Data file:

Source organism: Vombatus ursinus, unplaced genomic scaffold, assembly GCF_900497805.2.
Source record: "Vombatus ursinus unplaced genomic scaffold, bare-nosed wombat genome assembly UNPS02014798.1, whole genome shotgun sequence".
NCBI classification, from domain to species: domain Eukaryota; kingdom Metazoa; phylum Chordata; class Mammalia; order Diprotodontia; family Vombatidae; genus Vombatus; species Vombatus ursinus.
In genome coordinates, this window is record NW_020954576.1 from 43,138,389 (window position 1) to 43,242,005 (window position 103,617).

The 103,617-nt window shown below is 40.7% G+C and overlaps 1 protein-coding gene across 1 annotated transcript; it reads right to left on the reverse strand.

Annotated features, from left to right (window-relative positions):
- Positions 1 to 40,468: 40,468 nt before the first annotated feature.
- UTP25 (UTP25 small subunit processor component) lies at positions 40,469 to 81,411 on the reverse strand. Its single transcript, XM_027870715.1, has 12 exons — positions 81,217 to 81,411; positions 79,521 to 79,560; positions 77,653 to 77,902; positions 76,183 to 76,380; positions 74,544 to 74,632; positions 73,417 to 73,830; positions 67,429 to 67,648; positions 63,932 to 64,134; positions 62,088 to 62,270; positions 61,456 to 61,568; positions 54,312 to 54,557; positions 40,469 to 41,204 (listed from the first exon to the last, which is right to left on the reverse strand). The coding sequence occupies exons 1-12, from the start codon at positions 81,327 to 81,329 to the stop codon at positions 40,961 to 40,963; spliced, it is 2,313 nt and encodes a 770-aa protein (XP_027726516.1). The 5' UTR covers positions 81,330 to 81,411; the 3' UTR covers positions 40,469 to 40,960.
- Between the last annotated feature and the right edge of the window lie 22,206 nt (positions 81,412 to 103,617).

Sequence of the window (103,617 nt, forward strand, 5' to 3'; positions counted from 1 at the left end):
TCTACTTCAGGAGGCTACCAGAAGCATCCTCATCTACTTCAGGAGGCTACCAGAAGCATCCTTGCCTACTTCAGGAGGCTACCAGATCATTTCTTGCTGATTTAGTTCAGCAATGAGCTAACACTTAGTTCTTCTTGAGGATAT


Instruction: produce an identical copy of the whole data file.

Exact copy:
Source organism: Vombatus ursinus, unplaced genomic scaffold, assembly GCF_900497805.2.
Source record: "Vombatus ursinus unplaced genomic scaffold, bare-nosed wombat genome assembly UNPS02014798.1, whole genome shotgun sequence".
NCBI classification, from domain to species: domain Eukaryota; kingdom Metazoa; phylum Chordata; class Mammalia; order Diprotodontia; family Vombatidae; genus Vombatus; species Vombatus ursinus.
In genome coordinates, this window is record NW_020954576.1 from 43,138,389 (window position 1) to 43,242,005 (window position 103,617).

The 103,617-nt window shown below is 40.7% G+C and overlaps 1 protein-coding gene across 1 annotated transcript; it reads right to left on the reverse strand.

Annotated features, from left to right (window-relative positions):
- Positions 1 to 40,468: 40,468 nt before the first annotated feature.
- UTP25 (UTP25 small subunit processor component) lies at positions 40,469 to 81,411 on the reverse strand. Its single transcript, XM_027870715.1, has 12 exons — positions 81,217 to 81,411; positions 79,521 to 79,560; positions 77,653 to 77,902; positions 76,183 to 76,380; positions 74,544 to 74,632; positions 73,417 to 73,830; positions 67,429 to 67,648; positions 63,932 to 64,134; positions 62,088 to 62,270; positions 61,456 to 61,568; positions 54,312 to 54,557; positions 40,469 to 41,204 (listed from the first exon to the last, which is right to left on the reverse strand). The coding sequence occupies exons 1-12, from the start codon at positions 81,327 to 81,329 to the stop codon at positions 40,961 to 40,963; spliced, it is 2,313 nt and encodes a 770-aa protein (XP_027726516.1). The 5' UTR covers positions 81,330 to 81,411; the 3' UTR covers positions 40,469 to 40,960.
- Between the last annotated feature and the right edge of the window lie 22,206 nt (positions 81,412 to 103,617).

Sequence of the window (103,617 nt, forward strand, 5' to 3'; positions counted from 1 at the left end):
TCTACTTCAGGAGGCTACCAGAAGCATCCTCATCTACTTCAGGAGGCTACCAGAAGCATCCTTGCCTACTTCAGGAGGCTACCAGATCATTTCTTGCTGATTTAGTTCAGCAATGAGCTAACACTTAGTTCTTCTTGAGGATAT